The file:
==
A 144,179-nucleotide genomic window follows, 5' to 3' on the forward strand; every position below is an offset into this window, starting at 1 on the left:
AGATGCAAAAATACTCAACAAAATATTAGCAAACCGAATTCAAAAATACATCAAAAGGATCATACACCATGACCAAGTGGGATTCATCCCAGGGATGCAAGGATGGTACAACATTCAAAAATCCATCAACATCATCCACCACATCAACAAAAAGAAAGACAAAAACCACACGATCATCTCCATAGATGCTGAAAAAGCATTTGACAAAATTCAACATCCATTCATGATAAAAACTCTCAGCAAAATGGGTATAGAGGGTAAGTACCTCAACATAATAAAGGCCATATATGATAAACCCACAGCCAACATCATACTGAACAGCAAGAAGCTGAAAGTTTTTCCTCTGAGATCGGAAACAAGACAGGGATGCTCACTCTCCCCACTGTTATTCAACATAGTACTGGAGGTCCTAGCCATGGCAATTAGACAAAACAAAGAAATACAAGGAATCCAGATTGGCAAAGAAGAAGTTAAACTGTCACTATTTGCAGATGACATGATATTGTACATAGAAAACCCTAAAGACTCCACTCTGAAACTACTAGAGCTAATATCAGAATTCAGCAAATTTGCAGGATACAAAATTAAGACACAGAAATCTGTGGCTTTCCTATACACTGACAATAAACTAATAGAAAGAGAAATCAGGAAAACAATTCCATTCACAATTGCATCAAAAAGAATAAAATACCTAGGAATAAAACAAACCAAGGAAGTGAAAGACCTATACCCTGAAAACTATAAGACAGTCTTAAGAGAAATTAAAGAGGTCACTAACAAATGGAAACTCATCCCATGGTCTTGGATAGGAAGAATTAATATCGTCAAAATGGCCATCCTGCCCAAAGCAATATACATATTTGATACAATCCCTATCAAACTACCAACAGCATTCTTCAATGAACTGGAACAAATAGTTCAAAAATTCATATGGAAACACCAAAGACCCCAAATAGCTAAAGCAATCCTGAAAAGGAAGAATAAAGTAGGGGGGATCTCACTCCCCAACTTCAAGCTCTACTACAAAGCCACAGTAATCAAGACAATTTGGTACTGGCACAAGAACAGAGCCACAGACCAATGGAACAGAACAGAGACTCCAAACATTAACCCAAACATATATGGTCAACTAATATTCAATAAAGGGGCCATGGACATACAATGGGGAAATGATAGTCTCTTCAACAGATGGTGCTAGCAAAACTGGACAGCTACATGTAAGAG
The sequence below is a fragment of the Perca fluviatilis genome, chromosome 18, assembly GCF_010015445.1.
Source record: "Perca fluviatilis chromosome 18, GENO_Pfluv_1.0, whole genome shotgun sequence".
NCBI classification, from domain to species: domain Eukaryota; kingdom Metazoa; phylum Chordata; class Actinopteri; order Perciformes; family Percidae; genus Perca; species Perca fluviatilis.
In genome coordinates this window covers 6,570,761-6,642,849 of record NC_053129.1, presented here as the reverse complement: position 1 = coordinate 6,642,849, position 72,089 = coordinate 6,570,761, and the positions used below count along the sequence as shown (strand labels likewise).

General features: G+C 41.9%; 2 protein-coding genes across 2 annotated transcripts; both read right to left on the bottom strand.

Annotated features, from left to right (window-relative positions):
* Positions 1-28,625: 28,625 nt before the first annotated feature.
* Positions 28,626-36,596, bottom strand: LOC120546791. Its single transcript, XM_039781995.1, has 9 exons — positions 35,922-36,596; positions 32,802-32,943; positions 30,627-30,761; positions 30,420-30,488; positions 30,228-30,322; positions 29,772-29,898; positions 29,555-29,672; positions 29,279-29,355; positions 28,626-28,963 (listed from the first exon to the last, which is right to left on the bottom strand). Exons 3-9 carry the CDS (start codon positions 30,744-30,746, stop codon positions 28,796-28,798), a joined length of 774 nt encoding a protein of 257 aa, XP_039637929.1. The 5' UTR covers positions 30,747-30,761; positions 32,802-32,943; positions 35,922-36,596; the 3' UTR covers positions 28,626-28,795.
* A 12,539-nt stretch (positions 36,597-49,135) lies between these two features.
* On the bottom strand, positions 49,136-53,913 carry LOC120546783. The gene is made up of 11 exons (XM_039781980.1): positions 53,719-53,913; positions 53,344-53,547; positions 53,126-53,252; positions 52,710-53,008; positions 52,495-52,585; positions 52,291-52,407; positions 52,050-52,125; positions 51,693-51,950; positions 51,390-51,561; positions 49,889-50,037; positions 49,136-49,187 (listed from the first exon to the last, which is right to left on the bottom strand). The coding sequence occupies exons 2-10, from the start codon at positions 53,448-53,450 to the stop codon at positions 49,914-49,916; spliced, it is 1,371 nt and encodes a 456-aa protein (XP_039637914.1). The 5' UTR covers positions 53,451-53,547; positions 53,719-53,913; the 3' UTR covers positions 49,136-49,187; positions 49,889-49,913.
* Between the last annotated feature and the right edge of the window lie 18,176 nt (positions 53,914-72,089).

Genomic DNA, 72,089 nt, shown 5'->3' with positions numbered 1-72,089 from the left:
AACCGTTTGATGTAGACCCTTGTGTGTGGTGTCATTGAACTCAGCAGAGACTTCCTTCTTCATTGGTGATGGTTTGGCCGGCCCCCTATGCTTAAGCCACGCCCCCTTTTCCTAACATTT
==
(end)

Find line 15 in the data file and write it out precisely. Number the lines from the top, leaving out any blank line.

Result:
AACCGTTTGATGTAGACCCTTGTGTGTGGTGTCATTGAACTCAGCAGAGACTTCCTTCTTCATTGGTGATGGTTTGGCCGGCCCCCTATGCTTAAGCCACGCCCCCTTTTCCTAACATTT